Active suppression of host-versus-graft reaction in pregnant mice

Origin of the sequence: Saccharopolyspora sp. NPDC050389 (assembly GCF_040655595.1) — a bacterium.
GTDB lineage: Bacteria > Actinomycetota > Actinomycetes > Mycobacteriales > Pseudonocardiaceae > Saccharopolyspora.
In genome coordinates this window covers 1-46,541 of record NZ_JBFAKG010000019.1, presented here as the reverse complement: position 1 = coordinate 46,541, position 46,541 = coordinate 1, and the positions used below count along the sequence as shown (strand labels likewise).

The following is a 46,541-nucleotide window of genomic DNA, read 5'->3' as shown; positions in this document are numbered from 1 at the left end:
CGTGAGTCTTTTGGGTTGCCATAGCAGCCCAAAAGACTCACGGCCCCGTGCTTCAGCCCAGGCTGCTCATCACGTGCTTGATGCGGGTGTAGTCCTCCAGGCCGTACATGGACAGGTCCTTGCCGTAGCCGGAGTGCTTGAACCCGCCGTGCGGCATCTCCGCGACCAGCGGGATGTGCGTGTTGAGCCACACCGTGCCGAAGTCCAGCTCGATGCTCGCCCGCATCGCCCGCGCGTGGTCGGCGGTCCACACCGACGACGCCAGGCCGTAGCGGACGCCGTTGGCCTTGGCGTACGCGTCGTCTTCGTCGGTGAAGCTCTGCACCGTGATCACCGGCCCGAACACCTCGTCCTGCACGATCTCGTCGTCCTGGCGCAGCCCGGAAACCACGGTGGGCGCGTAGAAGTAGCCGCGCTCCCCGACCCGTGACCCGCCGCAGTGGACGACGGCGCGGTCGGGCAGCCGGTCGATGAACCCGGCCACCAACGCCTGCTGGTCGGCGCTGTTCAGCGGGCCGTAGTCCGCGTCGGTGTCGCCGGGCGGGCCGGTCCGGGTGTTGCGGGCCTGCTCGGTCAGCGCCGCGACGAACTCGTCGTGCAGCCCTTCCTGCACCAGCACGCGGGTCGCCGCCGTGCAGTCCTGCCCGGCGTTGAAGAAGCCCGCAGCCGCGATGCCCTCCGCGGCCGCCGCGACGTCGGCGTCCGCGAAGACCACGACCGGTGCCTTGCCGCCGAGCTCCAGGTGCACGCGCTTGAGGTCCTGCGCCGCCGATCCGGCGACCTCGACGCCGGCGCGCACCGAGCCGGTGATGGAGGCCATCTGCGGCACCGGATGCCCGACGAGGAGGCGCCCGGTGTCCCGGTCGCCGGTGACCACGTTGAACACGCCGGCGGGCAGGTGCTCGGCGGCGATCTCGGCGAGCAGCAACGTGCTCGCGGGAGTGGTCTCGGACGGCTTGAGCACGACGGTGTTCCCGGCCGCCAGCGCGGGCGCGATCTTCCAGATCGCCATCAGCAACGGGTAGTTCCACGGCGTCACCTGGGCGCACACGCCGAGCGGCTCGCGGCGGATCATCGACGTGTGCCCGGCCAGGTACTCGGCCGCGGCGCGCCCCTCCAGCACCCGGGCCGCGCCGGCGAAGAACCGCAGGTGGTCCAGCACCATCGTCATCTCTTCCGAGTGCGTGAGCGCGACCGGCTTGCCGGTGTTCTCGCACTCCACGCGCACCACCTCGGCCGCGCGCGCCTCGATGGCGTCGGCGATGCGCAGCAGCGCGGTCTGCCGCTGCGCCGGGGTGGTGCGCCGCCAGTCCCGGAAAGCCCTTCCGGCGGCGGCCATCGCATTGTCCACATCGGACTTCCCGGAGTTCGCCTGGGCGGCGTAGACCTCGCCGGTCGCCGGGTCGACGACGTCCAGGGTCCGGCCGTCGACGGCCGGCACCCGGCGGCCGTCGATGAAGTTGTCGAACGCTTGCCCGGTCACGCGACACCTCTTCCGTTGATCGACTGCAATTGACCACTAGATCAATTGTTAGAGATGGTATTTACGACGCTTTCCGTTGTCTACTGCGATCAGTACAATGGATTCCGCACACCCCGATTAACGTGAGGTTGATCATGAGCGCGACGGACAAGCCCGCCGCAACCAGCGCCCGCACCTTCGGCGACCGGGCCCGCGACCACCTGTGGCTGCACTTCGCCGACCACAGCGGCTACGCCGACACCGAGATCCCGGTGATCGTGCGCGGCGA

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The fetus resulting from allogeneic mating expresses a variety of antigens that may serve as targets for rejection by the maternal immune system. Accumulation of non-T suppressor cells into the uterine decidua of allopregnant mice may serve to prevent such rejection. It has been previously shown that the suppressor activity in decidua during the second half of murine pregnancy is predominantly associated with a population of small lymphocytes with cytoplasmic granules that lack T-cell markers and inhibit the generation of cytotoxic lymphocytes (CTL) against paternal alloantigens both in vitro and in vivo. Since natural killer cells (NK) also possess cytoplasmic granules and may regulate the murine immune response, we examined the hypothesis that the decidua-associated non-T suppressor cell may represent a regulatory type of NK cell. Similar to NK cells, the decidua-associated suppressor cell expressed FcR for IgG. Unlike NK cells, the decidua-associated suppressor cell proved resistant to treatment with anti-asialo GM1 + C'. Sedimentation velocity examination demonstrated that decidua-associated NK activity was associated with cell population with a modal sedimentation of 4 mm/hr that was larger than the decidua-associated suppressor population. Potent suppressor cell activity was also recovered from the decidua of NK deficient allopregnant bg/bg mice. Therefore, decidua-associated NK cells and suppressor cells represent two distinct populations.
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